December 7, 2021

Tax Planning Strategies for Individuals Before the End of 2021

Give yourself a holiday treat by having your taxes figured out before the end of 2021.

While 2021 might almost be over and everyone is making the transition to their holiday mode, prepping your taxes is probably the last thing on your mind.

But if you’re looking into finally experiencing a stress-free tax season for the next year that doesn’t involve headaches and/or sleepless nights, we truly believe there is no time better than now. Before the holiday season truly kicks in, use some of this time to do some tax planning and take advantage of certain tax provisions that may apply to you.

Opportunities for Individuals

1.    Minimize Your Surtax on Unearned Income

Higher-income earners must be wary of the 3.8% surtax on certain unearned income. The surtax is 3.8% of the lesser of: (1) net investment income (NII), or (2) the excess of modified adjusted gross income (MAGI) over a threshold amount ($250,000 for joint filers or surviving spouses, $125,000 for a married individual filing a separate return, and $200,000 in any other case).

As year-end nears, a taxpayer's approach to minimizing or eliminating the 3.8% surtax will depend on his/her estimated MAGI and NII for the year. Some taxpayers should consider ways to minimize (e.g., through deferral) additional NII for the balance of the year, seeing if they can reduce MAGI other than NII, or consider ways to minimize both NII and other types of MAGI.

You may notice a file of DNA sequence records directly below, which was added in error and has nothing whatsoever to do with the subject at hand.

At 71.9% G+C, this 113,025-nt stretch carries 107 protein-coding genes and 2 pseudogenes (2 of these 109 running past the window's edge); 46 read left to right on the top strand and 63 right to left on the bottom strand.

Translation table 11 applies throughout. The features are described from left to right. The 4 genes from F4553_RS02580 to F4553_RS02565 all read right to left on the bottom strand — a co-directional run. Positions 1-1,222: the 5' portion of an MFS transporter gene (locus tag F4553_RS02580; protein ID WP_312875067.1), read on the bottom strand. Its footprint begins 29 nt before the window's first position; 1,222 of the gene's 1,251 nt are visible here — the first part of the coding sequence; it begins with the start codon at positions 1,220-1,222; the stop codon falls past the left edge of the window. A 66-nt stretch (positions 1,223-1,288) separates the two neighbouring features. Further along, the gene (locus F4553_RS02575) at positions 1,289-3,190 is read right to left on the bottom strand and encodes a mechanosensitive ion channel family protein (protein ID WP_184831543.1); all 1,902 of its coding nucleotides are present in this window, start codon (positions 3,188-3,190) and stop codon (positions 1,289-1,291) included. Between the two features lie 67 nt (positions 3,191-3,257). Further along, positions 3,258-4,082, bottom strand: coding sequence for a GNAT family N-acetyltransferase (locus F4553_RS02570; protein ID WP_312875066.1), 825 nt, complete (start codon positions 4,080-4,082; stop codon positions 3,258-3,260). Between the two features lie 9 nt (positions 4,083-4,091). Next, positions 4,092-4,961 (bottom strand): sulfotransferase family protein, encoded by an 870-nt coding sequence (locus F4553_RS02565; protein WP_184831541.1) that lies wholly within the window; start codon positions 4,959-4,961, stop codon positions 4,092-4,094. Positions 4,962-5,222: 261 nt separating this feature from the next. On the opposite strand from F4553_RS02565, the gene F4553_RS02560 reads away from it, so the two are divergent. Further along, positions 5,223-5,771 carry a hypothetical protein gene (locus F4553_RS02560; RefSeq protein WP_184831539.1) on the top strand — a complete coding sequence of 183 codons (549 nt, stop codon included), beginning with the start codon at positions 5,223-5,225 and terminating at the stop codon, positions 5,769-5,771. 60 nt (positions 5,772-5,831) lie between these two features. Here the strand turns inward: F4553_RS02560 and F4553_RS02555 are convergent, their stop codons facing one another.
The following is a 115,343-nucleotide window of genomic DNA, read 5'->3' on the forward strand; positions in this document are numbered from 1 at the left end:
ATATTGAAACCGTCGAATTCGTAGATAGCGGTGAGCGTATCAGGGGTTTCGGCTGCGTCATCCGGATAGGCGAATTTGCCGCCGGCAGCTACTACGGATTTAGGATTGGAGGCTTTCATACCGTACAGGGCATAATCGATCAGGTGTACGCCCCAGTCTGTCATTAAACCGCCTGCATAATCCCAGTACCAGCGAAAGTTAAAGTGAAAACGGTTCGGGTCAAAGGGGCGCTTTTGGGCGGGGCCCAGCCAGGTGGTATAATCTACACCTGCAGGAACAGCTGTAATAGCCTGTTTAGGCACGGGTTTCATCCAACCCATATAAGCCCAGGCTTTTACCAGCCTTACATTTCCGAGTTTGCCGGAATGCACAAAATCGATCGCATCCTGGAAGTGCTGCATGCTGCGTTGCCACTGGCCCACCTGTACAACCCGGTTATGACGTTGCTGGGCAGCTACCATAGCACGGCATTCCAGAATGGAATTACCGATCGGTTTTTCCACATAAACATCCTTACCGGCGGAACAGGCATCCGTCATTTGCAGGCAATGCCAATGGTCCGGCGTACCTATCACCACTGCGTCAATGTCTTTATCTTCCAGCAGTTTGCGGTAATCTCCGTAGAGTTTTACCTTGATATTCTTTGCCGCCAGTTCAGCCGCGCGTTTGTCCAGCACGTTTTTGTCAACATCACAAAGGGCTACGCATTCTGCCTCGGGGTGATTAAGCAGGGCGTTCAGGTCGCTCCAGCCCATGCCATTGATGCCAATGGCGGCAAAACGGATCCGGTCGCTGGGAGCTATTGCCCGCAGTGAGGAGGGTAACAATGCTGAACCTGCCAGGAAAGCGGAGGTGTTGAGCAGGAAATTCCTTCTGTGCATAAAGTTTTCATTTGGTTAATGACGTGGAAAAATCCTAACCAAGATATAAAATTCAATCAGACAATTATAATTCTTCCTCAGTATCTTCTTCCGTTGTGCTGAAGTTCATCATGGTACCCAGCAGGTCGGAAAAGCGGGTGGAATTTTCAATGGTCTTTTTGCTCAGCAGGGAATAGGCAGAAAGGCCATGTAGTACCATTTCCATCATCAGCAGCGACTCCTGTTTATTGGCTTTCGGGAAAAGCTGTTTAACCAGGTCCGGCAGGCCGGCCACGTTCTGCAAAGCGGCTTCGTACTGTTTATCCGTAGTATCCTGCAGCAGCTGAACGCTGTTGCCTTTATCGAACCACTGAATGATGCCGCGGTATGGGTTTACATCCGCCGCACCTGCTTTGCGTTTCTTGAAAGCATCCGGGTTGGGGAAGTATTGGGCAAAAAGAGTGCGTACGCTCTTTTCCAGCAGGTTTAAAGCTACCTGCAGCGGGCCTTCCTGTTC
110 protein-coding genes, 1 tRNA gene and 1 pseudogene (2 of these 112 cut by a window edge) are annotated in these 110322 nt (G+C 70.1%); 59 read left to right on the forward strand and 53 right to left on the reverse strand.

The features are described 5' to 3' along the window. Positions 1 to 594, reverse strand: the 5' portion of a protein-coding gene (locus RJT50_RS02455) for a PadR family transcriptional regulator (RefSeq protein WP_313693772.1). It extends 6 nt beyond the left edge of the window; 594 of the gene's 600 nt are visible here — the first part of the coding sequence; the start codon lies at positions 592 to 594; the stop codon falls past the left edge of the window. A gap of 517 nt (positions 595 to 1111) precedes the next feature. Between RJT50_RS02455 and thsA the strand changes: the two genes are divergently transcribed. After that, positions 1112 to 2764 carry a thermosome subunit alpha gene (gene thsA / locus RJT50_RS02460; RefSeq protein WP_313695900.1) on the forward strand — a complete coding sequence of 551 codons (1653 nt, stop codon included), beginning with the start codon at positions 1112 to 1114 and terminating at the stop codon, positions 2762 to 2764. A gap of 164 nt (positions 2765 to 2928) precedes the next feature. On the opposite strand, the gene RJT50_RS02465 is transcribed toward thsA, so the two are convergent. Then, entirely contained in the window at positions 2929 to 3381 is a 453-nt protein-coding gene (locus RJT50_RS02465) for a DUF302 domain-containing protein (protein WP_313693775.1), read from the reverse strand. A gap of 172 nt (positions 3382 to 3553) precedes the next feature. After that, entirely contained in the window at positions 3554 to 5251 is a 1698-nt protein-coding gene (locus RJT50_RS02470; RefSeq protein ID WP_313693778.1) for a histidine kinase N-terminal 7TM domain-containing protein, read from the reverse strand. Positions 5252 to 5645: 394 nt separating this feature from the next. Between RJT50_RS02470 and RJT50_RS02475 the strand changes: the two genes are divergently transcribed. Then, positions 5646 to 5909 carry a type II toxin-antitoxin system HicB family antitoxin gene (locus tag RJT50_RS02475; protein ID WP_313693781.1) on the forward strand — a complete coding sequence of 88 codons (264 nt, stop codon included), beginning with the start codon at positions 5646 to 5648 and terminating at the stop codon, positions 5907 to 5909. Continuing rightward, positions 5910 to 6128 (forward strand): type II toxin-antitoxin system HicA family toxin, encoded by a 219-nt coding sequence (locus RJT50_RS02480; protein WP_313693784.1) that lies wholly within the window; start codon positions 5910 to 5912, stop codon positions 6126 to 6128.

2.    Withholding to Account for Your Estimated Tax

The 0.9% additional Medicare tax may also require higher-income earners to take year-end actions. This applies to individuals whose total wages received with respect to their employment and self-employment income exceeds a threshold amount ($250,000 for joint filers, $125,000 for married couples filing separately, and $200,000 in any other case).

When that happens, employers must withhold the additional Medicare tax from wages in excess of $200,000 regardless of filing status or other income. Therefore, self-employed persons must take this into account when figuring out their estimated tax figure.